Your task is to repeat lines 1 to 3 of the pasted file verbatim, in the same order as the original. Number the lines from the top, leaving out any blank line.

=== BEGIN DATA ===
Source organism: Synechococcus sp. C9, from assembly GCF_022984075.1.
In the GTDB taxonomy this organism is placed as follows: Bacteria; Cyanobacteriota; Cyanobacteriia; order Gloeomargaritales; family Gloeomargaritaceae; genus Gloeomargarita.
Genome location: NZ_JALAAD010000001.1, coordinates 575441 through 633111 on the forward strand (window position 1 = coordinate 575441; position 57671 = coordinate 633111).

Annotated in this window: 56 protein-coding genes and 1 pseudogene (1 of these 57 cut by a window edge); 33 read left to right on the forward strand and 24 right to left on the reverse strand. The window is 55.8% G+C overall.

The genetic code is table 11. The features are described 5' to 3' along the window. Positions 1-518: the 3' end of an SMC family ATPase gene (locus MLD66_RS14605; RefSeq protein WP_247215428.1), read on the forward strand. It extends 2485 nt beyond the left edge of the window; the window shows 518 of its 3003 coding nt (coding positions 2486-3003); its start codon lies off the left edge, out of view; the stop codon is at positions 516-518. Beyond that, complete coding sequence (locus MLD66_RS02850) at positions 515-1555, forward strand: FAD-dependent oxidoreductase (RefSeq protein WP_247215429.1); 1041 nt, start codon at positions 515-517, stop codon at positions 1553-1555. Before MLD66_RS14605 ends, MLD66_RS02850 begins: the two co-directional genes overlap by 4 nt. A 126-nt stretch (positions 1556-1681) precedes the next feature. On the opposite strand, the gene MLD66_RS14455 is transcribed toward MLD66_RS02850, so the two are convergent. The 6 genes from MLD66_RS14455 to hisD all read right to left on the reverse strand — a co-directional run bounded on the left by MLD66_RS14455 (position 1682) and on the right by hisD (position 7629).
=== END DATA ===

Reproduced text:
Source organism: Synechococcus sp. C9, from assembly GCF_022984075.1.
In the GTDB taxonomy this organism is placed as follows: Bacteria; Cyanobacteriota; Cyanobacteriia; order Gloeomargaritales; family Gloeomargaritaceae; genus Gloeomargarita.
Genome location: NZ_JALAAD010000001.1, coordinates 575441 through 633111 on the forward strand (window position 1 = coordinate 575441; position 57671 = coordinate 633111).